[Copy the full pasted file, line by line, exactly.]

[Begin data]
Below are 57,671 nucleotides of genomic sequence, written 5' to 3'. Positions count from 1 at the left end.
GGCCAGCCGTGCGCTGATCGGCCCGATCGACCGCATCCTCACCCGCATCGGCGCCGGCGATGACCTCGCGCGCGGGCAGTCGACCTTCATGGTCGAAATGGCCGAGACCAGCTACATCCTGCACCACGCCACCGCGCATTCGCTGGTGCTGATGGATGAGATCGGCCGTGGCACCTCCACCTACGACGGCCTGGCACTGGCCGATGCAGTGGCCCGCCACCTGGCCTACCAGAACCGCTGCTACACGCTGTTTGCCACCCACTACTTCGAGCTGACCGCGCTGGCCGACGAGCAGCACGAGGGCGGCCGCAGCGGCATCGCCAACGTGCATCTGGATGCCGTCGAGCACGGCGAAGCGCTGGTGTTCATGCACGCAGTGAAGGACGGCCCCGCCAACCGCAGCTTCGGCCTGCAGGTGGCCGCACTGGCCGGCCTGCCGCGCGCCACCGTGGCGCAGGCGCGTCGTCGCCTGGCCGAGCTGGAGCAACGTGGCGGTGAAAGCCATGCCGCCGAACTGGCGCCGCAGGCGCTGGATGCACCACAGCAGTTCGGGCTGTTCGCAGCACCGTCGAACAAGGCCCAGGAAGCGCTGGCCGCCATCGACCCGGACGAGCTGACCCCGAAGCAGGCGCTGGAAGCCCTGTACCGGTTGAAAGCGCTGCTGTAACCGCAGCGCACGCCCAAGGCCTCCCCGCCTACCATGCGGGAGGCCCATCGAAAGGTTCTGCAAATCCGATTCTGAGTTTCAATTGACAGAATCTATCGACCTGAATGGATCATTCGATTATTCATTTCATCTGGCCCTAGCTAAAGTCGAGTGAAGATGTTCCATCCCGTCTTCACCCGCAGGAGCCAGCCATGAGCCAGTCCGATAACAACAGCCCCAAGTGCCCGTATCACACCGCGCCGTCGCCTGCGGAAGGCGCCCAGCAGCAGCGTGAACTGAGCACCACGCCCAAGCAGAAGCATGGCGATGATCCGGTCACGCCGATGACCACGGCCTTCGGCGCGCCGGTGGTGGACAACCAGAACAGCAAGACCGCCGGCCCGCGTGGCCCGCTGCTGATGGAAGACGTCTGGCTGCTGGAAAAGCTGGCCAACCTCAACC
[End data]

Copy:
Below are 57,671 nucleotides of genomic sequence, written 5' to 3'. Positions count from 1 at the left end.
GGCCAGCCGTGCGCTGATCGGCCCGATCGACCGCATCCTCACCCGCATCGGCGCCGGCGATGACCTCGCGCGCGGGCAGTCGACCTTCATGGTCGAAATGGCCGAGACCAGCTACATCCTGCACCACGCCACCGCGCATTCGCTGGTGCTGATGGATGAGATCGGCCGTGGCACCTCCACCTACGACGGCCTGGCACTGGCCGATGCAGTGGCCCGCCACCTGGCCTACCAGAACCGCTGCTACACGCTGTTTGCCACCCACTACTTCGAGCTGACCGCGCTGGCCGACGAGCAGCACGAGGGCGGCCGCAGCGGCATCGCCAACGTGCATCTGGATGCCGTCGAGCACGGCGAAGCGCTGGTGTTCATGCACGCAGTGAAGGACGGCCCCGCCAACCGCAGCTTCGGCCTGCAGGTGGCCGCACTGGCCGGCCTGCCGCGCGCCACCGTGGCGCAGGCGCGTCGTCGCCTGGCCGAGCTGGAGCAACGTGGCGGTGAAAGCCATGCCGCCGAACTGGCGCCGCAGGCGCTGGATGCACCACAGCAGTTCGGGCTGTTCGCAGCACCGTCGAACAAGGCCCAGGAAGCGCTGGCCGCCATCGACCCGGACGAGCTGACCCCGAAGCAGGCGCTGGAAGCCCTGTACCGGTTGAAAGCGCTGCTGTAACCGCAGCGCACGCCCAAGGCCTCCCCGCCTACCATGCGGGAGGCCCATCGAAAGGTTCTGCAAATCCGATTCTGAGTTTCAATTGACAGAATCTATCGACCTGAATGGATCATTCGATTATTCATTTCATCTGGCCCTAGCTAAAGTCGAGTGAAGATGTTCCATCCCGTCTTCACCCGCAGGAGCCAGCCATGAGCCAGTCCGATAACAACAGCCCCAAGTGCCCGTATCACACCGCGCCGTCGCCTGCGGAAGGCGCCCAGCAGCAGCGTGAACTGAGCACCACGCCCAAGCAGAAGCATGGCGATGATCCGGTCACGCCGATGACCACGGCCTTCGGCGCGCCGGTGGTGGACAACCAGAACAGCAAGACCGCCGGCCCGCGTGGCCCGCTGCTGATGGAAGACGTCTGGCTGCTGGAAAAGCTGGCCAACCTCAACC